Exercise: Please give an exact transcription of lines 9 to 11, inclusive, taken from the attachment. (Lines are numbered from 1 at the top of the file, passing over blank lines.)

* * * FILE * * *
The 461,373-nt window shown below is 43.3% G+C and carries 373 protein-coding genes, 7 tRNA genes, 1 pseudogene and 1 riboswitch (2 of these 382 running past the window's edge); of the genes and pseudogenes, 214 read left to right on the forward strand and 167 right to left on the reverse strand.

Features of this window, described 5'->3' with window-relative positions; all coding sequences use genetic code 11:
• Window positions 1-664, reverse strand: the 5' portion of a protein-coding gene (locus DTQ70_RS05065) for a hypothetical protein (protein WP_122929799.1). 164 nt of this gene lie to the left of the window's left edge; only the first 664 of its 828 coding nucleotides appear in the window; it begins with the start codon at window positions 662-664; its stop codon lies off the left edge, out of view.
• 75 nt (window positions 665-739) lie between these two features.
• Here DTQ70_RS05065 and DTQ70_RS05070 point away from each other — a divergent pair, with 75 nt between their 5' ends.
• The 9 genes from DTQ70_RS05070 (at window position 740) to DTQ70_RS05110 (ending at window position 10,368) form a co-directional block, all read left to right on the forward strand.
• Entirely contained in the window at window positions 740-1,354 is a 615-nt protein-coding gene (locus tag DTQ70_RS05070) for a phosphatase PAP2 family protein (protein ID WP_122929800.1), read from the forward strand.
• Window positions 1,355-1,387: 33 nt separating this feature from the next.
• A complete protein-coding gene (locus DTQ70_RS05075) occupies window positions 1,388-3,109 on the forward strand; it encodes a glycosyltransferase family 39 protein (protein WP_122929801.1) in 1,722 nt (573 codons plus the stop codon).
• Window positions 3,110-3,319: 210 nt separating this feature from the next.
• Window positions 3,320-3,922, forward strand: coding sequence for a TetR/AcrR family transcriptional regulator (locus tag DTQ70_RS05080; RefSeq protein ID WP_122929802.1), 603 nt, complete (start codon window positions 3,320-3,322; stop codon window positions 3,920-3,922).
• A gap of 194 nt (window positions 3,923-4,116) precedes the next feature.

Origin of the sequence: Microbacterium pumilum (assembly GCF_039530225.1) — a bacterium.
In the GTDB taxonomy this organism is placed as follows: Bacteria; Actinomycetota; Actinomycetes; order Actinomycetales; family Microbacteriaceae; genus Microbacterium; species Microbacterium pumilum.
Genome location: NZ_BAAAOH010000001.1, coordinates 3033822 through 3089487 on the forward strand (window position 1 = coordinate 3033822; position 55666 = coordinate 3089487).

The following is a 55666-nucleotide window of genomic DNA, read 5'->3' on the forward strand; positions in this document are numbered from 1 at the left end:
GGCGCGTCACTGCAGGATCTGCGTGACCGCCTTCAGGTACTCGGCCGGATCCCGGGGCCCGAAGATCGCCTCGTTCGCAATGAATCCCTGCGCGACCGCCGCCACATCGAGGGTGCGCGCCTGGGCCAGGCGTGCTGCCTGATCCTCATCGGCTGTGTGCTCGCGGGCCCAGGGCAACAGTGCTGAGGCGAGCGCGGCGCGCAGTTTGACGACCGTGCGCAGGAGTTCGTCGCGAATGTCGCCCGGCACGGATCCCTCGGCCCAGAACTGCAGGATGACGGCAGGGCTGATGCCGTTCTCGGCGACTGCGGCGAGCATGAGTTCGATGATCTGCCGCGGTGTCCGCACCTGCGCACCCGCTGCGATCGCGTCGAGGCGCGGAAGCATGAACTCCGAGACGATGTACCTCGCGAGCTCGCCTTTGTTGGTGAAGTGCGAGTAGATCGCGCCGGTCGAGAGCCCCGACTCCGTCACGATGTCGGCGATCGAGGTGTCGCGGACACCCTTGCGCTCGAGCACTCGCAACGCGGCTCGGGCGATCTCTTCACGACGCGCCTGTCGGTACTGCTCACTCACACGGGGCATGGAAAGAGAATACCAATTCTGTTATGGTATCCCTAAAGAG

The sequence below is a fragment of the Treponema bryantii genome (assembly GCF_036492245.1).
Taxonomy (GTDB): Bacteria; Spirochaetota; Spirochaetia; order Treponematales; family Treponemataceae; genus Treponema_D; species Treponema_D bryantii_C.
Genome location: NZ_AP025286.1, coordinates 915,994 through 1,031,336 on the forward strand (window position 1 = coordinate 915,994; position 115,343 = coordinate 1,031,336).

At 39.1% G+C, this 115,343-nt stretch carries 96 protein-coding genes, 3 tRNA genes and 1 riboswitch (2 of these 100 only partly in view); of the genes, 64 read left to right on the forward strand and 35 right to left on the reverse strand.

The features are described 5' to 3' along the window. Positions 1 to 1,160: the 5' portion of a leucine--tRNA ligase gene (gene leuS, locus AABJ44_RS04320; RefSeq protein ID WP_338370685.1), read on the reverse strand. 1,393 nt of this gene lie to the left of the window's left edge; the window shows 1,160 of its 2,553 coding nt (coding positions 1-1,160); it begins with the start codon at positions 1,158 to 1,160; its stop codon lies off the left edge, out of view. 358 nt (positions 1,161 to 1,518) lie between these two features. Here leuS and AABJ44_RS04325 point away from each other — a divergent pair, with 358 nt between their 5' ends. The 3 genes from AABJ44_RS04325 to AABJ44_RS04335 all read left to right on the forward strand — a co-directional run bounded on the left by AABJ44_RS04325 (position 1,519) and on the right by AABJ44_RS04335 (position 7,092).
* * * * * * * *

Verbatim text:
• A complete protein-coding gene (locus DTQ70_RS05075) occupies window positions 1,388-3,109 on the forward strand; it encodes a glycosyltransferase family 39 protein (protein WP_122929801.1) in 1,722 nt (573 codons plus the stop codon).
• Window positions 3,110-3,319: 210 nt separating this feature from the next.
• Window positions 3,320-3,922, forward strand: coding sequence for a TetR/AcrR family transcriptional regulator (locus tag DTQ70_RS05080; RefSeq protein ID WP_122929802.1), 603 nt, complete (start codon window positions 3,320-3,322; stop codon window positions 3,920-3,922).